Inspired by Ai Wei Wei and aided by modern journalism’s canny ability to simultaneously photograph the same object from multiple vantage points, I wanted to find a way for everyone to identify and express displeasure at the “98% of everything that’s built and designed today [that] is pure shit.”
This is the fourth in a series of 3D Printed experiments in using reality capture software to generate 3d printable models. Each experiment is printable within 2 hours.
…shitty click bait articles…
…shitty generic glass buildings in historic neighborhoods…
…shitty innocuous luxury condos…
…shitty condos on Cathedral property…
…oh wait, nevermind, actually I guess this one is ok…
.STL MODEL LINK:
In the heady days of 2004, I was a green architecture intern fresh out of school, and the first building project I worked on was this – The Taubman Museum of Art in Roanoke Virginia. Having the opportunity to design with and learn from Randall Stout on an exciting, high-profile project like this was basically everything I imagined that being an architect could be. This was to be thrown into the emerging world of digital design and geometrical control (hello Rhino V3), close collaborations with players at the forefront of manufacturing complex, building-scale cnc fabrications, and the promise of architecture as a driver of transformative urban change. School couldn’t touch this. In the intervening decade I’ve learned quite a bit more about the behind the scenes maneuvering that morphed an existing regional art collection’s initial, modest desire for a few extra square feet of exhibition space into an ambitious plan to remake a town through a $90 million dollar building. The reality of the inherent impotence of a singular built object to somehow negate or transcend the complex network of entrenched and competing political, cultural, and institutional factors is something that continues to play out in cities all over the world. But those questions were irrelevant to the families I saw enjoying the “weird, but cool” free museum on a Thursday afternoon, the local artist exhibiting hyper-saturated photos of the building at Thelma’s Chicken and Waffles, or the bins of embroidered fabric decorated with the building’s distinctive profile. Basically, it was breathtaking to finally experience the building in all its divisive glory. I wish Randall were here so I could tell him all about it.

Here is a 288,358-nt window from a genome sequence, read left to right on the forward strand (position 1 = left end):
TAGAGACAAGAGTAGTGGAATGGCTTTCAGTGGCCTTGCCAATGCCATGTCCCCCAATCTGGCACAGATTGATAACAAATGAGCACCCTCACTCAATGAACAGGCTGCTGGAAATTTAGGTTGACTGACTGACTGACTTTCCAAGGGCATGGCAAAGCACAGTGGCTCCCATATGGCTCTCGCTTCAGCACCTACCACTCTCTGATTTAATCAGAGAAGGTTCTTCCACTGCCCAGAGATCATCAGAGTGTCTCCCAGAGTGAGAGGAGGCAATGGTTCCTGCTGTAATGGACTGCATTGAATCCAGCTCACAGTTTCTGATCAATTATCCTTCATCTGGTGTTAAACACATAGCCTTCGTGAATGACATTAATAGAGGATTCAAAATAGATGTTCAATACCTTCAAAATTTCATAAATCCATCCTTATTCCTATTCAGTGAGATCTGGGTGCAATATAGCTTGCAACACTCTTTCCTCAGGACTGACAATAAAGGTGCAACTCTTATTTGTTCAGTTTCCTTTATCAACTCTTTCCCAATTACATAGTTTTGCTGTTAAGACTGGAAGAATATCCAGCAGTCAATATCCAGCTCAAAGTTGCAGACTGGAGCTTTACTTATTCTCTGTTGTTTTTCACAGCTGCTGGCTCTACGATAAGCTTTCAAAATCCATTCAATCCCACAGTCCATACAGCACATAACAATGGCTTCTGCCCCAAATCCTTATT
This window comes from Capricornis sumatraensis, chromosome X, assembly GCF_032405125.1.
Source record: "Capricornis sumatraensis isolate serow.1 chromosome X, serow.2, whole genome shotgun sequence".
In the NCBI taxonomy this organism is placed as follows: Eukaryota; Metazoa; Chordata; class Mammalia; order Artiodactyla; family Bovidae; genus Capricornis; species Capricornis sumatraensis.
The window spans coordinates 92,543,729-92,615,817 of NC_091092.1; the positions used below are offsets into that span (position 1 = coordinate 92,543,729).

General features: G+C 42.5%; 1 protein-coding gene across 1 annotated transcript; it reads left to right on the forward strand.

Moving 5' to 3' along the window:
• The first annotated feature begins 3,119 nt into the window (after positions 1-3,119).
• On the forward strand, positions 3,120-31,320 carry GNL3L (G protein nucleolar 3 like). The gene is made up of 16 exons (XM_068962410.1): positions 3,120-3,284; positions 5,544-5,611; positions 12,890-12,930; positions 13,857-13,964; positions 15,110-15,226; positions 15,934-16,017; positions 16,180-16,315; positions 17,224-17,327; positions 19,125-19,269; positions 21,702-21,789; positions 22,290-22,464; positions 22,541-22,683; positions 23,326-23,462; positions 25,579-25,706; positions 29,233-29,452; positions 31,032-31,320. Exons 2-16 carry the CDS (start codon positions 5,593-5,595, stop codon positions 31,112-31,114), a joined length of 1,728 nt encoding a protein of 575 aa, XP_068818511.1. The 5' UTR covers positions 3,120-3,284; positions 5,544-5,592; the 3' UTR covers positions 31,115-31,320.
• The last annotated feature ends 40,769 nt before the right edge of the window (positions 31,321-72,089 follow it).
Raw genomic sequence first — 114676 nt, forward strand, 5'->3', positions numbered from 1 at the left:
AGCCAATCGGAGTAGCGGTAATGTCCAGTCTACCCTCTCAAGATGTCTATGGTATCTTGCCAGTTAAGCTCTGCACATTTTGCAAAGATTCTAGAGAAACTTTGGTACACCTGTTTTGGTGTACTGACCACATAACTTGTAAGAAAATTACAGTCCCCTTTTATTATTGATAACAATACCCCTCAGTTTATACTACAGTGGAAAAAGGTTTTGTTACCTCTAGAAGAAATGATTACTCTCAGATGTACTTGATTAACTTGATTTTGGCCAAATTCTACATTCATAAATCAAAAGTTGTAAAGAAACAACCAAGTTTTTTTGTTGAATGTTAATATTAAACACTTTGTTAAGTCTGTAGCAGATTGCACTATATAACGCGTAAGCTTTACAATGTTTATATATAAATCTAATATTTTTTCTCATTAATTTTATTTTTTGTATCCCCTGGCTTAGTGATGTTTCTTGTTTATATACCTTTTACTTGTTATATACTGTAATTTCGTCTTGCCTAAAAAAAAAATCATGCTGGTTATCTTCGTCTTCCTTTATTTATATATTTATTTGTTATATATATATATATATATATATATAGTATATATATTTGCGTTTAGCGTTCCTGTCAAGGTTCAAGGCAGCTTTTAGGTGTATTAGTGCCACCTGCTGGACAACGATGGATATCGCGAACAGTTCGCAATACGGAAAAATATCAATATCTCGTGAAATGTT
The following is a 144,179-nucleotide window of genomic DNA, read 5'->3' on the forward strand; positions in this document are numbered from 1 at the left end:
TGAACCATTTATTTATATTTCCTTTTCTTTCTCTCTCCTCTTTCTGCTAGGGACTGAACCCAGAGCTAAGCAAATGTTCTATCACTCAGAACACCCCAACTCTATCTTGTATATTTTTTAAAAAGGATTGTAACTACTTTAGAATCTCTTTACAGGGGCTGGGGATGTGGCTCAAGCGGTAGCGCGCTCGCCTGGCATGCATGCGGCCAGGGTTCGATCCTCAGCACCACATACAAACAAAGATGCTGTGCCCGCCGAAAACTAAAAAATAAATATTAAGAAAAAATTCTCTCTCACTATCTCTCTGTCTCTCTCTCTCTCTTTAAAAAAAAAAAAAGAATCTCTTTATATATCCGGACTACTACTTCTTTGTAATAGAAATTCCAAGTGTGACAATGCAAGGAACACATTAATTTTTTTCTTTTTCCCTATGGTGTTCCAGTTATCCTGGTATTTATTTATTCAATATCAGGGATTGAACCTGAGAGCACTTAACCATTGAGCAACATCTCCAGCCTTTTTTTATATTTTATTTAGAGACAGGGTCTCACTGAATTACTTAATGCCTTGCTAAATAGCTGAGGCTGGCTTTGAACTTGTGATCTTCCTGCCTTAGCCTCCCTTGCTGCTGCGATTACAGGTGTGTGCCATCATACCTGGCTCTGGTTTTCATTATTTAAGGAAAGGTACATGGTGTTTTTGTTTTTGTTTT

These are a few of the images I captured while in town. Presented here to amplify the building’s binary formal references as I had always imagined them in my mind. While there is no true “back” facade, there are two clearly distinct sides to the building: the angular, more constructivist facade facing the railroad tracks and industrial edge of town, and the softer, billowing blue forms facing the city which frame the Blue Ridge Mountains receding into the background.
As part of a series of quick exercises using a consumer-grade 3D Printer, the following pieces were created. All were designed and modeled in keeping within a set of strict guidelines.
The rules of the game:
(1) All 3D mesh geometry is generated via photogrammetry
(2) No manual 3D modelling is to take place
(3) A 3D print ready file is to be generated within 2 hours
(4) All software used is to be open source, or free for non-commercial use
(5) Prints are built irrespective of plastic type, print resolution, color, printer, and printing technique
This was the third in a series of quick experiments using a personal 3D printer. The goal here was to construct a 3D printed piece to interact with an existing physical landmark displaying complicated surface geometry. This lion with an enigmatic mein was chosen because the complicated contours would provide the framework for a compelling proof of concept. The building is named after one artist, but it was the surreal Belgian artist who often explored enshrouded objects that provided the inspiration for this form.
1) Collect a series of photographs to describe the object
2) Generate 3D model in 123D Catch
3) Use cloth and wind simulation effects in Maya to deform a plane
4) Bring the deformed mesh into Cura to prepare for 3d printing
5) 3D Print on an Ultimaker2
A small selection of the amazing work the group produced in class this semester. Click on the images above for more information.